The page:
Dear University of London Management,
I am writing to provide you with some of the highlights of our recent employment tribunal case against Cofely Workplace Limited for trade union victimization. As you will be aware, before you shut down the Garden Halls student residences at the end of June, 2014 the cleaners and other outsourced workers at these halls were put at risk of redundancy. Cofely went through redundancy procedures and Garden Halls workers were given the opportunity to apply for permanent positions to avoid redundancy. There were over 30 cleaners and porters and 9 permanent positions. All of the IWGB activists applied yet none of them got the permanent jobs at this time. This is why we submitted an employment tribunal claim on behalf of seven of the most active women cleaners at the Garden Halls.
To defend the claim Cofely had seven of its managers give evidence, among which the infamous Sharon Bracey who at the time of the redundancies doubled as the Cleaning Services Manager and the UNISON trade union rep. The revelations which came out of these managers’ testimony confirmed that: 1) the level of collusion between Cofely and UNISON was even higher than previously thought; 2) a group of preschoolers would probably run the Cofely contract more competently than the current management.
Given that the tribunal lasted nearly two weeks, I wouldn’t want to bore you with all the details. However, here are a few gems:
- Andy Combe, the Cofely manager in charge of the University of London contract, testified that Cofely merely informed University of London of its decision to improve terms and conditions and that the University did not pressure Cofely to improve these terms and conditions.
- Andy Combe lied under oath by denying having ever said statements that he submitted in a witness statement for a separate previous proceeding (we couldn’t call him out on this in the tribunal because the previous witness statement was not part of the current case’s documents).
- Both Andy Combe and another senior manager were tasked with reviewing the entire redundancy procedure to ensure it was fair and consistent. Yet both of these managers admitted in their testimony that actually they hadn’t reviewed the entire system, that Sharon Bracey had done the scoring incorrectly, and that they only found out on the day of the tribunal how Sharon had calculated the scores and allocated jobs. The other senior manager even admitted that he didn’t know what the impact of Sharon’s scoring system was!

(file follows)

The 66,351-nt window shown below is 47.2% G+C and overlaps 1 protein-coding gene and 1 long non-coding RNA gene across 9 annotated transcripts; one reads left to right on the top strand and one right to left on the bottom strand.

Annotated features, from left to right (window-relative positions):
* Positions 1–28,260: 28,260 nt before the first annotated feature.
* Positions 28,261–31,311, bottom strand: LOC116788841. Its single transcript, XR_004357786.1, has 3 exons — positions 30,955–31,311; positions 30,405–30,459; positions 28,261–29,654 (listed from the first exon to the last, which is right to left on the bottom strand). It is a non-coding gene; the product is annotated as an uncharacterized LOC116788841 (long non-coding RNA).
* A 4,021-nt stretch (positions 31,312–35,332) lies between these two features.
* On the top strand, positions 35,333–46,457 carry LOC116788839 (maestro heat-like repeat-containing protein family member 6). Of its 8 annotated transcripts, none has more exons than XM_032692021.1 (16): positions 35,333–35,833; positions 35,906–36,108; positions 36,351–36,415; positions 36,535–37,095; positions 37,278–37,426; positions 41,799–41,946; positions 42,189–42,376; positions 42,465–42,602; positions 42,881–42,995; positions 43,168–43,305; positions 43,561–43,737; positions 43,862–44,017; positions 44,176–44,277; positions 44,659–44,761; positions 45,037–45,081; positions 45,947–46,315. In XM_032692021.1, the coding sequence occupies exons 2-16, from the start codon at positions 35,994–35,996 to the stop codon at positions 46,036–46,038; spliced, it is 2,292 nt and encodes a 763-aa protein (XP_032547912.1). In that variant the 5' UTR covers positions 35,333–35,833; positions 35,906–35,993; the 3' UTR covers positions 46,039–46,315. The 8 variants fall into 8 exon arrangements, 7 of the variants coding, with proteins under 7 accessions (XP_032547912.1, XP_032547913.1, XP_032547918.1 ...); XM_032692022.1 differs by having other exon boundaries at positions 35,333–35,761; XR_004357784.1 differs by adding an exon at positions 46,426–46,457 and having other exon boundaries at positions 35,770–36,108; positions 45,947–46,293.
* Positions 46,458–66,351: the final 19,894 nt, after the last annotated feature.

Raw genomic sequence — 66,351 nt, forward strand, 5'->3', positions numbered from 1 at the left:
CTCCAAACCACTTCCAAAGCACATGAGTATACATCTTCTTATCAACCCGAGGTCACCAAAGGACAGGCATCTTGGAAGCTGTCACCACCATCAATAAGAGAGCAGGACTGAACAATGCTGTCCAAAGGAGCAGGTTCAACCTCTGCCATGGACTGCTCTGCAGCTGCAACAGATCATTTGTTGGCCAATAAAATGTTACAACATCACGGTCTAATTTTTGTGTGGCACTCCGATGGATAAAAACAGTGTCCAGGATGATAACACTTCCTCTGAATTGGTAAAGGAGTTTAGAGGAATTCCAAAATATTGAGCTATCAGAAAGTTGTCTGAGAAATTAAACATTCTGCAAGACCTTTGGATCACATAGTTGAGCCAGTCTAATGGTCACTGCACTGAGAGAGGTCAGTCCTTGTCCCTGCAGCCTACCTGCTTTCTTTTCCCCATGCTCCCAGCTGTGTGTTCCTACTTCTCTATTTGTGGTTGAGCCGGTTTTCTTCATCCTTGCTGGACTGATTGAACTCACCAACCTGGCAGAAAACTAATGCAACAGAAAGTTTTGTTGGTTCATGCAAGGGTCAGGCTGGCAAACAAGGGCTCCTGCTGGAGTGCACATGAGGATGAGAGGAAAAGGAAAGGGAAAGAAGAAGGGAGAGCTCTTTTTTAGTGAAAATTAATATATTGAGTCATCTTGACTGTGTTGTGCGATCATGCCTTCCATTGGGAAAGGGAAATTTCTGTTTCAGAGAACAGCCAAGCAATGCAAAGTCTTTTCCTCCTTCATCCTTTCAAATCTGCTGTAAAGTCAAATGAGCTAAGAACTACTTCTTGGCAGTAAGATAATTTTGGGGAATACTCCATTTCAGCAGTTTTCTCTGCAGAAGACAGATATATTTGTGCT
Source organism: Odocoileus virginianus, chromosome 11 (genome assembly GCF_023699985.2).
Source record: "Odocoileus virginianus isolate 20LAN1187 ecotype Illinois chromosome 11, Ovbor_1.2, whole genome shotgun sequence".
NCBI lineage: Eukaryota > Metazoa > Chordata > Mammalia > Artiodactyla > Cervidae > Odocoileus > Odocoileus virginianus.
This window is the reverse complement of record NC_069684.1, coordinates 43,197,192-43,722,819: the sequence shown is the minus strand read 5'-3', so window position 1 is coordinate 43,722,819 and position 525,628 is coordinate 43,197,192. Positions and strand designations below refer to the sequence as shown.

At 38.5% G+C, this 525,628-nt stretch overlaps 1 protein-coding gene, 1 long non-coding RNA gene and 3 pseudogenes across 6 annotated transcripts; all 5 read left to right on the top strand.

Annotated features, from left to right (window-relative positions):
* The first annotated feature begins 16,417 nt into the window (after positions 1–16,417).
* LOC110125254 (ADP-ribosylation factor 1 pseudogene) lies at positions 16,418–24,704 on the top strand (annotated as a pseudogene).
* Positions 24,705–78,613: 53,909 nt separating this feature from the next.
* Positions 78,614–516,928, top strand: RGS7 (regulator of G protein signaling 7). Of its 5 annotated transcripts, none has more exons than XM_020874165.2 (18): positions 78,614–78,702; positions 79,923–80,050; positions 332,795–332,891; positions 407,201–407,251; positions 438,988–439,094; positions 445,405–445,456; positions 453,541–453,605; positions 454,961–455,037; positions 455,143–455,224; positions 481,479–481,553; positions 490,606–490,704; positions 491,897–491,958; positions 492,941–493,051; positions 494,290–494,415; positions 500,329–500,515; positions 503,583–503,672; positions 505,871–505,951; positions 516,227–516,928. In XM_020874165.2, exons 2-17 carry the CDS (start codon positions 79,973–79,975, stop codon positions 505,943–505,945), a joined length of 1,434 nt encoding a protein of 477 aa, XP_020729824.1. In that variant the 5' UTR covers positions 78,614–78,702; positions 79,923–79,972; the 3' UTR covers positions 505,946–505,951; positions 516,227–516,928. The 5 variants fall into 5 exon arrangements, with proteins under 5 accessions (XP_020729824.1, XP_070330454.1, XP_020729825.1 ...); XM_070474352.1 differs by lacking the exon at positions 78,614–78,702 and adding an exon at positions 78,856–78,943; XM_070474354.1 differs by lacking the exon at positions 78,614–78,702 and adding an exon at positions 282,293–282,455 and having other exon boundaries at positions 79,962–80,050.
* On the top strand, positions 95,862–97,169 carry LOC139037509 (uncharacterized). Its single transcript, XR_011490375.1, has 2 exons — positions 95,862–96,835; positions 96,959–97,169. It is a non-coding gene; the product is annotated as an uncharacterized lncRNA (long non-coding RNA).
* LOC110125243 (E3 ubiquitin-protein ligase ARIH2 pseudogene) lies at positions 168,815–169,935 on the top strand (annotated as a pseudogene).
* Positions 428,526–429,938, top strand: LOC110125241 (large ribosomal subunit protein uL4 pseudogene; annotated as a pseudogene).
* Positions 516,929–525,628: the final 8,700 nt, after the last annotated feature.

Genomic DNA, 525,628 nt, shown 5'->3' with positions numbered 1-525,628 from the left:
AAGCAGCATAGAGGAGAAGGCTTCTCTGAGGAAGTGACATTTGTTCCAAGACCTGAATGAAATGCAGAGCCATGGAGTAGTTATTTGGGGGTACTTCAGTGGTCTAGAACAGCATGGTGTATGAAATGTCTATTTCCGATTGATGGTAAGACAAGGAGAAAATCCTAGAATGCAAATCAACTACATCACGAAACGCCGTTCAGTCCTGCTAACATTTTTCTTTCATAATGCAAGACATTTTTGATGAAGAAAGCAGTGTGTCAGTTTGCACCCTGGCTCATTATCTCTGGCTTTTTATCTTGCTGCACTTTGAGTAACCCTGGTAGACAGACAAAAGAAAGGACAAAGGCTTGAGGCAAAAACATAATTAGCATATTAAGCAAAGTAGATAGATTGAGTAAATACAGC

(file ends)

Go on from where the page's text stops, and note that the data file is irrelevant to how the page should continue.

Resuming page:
- Sharon Bracey admitted that instead of basing the “interview” selection criteria points on the interview alone, that she used information she knew about each individual to allocate points.
- Sharon Bracey was never elected as trade union rep for UNISON but rather she was appointed.
- Sharon Bracey stated that she joined UNISON “just after everyone else left.”
- Sharon Bracey stated that she hadn’t wanted to become a UNISON rep but that a senior manager at Cofely asked her to become a rep and that this was one of the reasons she decided to take on the role.
- Sharon Bracey was the most senior UNISON official at the University of London Cofely contract but admitted that she had no idea how many members UNISON had. It was put to her that UNISON might not have had more than 5 members at the contract and she stated that she didn’t know.
- During the more than one year that Sharon was rep she didn’t attend a single meeting with UNISON members and didn’t raise a single issue with Cofely or UNISON on behalf of members.
- Sharon stated that while she was UNISON rep her managerial duties always came first.
Given both the exorbitant legal fees that Cofely must have paid to defend an eight day case as well as the highly damaging information that came out in its managers’ testimony, Cofely’s decision to defend this case rather than settle is all the more extraordinary. Given the amount of contradictions and utterly shocking admissions made by Cofely’s witnesses, its decision to call seven managers to the witness stand is also difficult to understand. Perhaps Cofely should follow the advice the Speaker of the House recently gave when dressing down an MP: “It is better to remain silent and look a fool than speak and remove any lingering doubt!”
In closing, I can’t help but point out the ironic tension between Cofely’s eye-watering incompetence on the one hand, and the stale rhetoric of supposed private sector efficiency justifying outsourcing on the other. This tension is all the more worrying if you take into account the “higher salaries for better talent” argument used by University Vice-Chancellors every year they defend their decision to increase their six-figure salaries. If this logic were to be applied throughout the University of London, I’m not sure the cleaners are the ones who should be on the lowest salaries in the building!